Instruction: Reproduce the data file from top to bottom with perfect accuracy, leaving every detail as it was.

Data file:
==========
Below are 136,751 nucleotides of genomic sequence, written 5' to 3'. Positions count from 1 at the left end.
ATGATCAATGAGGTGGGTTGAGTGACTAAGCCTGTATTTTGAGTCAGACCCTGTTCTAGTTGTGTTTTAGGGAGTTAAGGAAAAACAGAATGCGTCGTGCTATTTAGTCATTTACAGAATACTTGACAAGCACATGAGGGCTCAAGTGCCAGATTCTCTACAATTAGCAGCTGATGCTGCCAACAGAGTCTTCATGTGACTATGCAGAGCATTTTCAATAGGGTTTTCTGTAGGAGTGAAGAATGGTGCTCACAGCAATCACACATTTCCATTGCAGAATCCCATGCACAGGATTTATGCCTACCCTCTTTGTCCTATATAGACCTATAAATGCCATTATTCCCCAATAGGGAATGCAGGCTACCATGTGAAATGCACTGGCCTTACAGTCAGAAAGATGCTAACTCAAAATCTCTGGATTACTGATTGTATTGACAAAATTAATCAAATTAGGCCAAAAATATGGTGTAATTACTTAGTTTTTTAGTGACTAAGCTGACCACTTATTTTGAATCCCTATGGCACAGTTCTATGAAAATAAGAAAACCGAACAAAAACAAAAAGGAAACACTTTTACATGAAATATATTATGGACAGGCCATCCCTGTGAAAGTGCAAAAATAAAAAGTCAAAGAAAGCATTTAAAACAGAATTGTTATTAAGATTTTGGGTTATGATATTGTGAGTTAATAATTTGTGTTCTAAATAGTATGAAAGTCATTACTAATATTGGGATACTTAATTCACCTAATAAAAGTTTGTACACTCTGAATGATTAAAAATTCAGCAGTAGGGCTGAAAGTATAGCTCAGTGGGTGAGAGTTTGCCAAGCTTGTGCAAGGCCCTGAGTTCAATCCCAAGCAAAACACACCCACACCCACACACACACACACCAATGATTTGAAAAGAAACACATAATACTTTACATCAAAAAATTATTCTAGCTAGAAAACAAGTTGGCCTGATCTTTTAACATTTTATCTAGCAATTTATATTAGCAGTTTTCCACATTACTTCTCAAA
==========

Below are 136,751 nucleotides of genomic sequence, written 5' to 3'. Positions count from 1 at the left end.
ATGATCAATGAGGTGGGTTGAGTGACTAAGCCTGTATTTTGAGTCAGACCCTGTTCTAGTTGTGTTTTAGGGAGTTAAGGAAAAACAGAATGCGTCGTGCTATTTAGTCATTTACAGAATACTTGACAAGCACATGAGGGCTCAAGTGCCAGATTCTCTACAATTAGCAGCTGATGCTGCCAACAGAGTCTTCATGTGACTATGCAGAGCATTTTCAATAGGGTTTTCTGTAGGAGTGAAGAATGGTGCTCACAGCAATCACACATTTCCATTGCAGAATCCCATGCACAGGATTTATGCCTACCCTCTTTGTCCTATATAGACCTATAAATGCCATTATTCCCCAATAGGGAATGCAGGCTACCATGTGAAATGCACTGGCCTTACAGTCAGAAAGATGCTAACTCAAAATCTCTGGATTACTGATTGTATTGACAAAATTAATCAAATTAGGCCAAAAATATGGTGTAATTACTTAGTTTTTTAGTGACTAAGCTGACCACTTATTTTGAATCCCTATGGCACAGTTCTATGAAAATAAGAAAACCGAACAAAAACAAAAAGGAAACACTTTTACATGAAATATATTATGGACAGGCCATCCCTGTGAAAGTGCAAAAATAAAAAGTCAAAGAAAGCATTTAAAACAGAATTGTTATTAAGATTTTGGGTTATGATATTGTGAGTTAATAATTTGTGTTCTAAATAGTATGAAAGTCATTACTAATATTGGGATACTTAATTCACCTAATAAAAGTTTGTACACTCTGAATGATTAAAAATTCAGCAGTAGGGCTGAAAGTATAGCTCAGTGGGTGAGAGTTTGCCAAGCTTGTGCAAGGCCCTGAGTTCAATCCCAAGCAAAACACACCCACACCCACACACACACACACCAATGATTTGAAAAGAAACACATAATACTTTACATCAAAAAATTATTCTAGCTAGAAAACAAGTTGGCCTGATCTTTTAACATTTTATCTAGCAATTTATATTAGCAGTTTTCCACATTACTTCTCAAA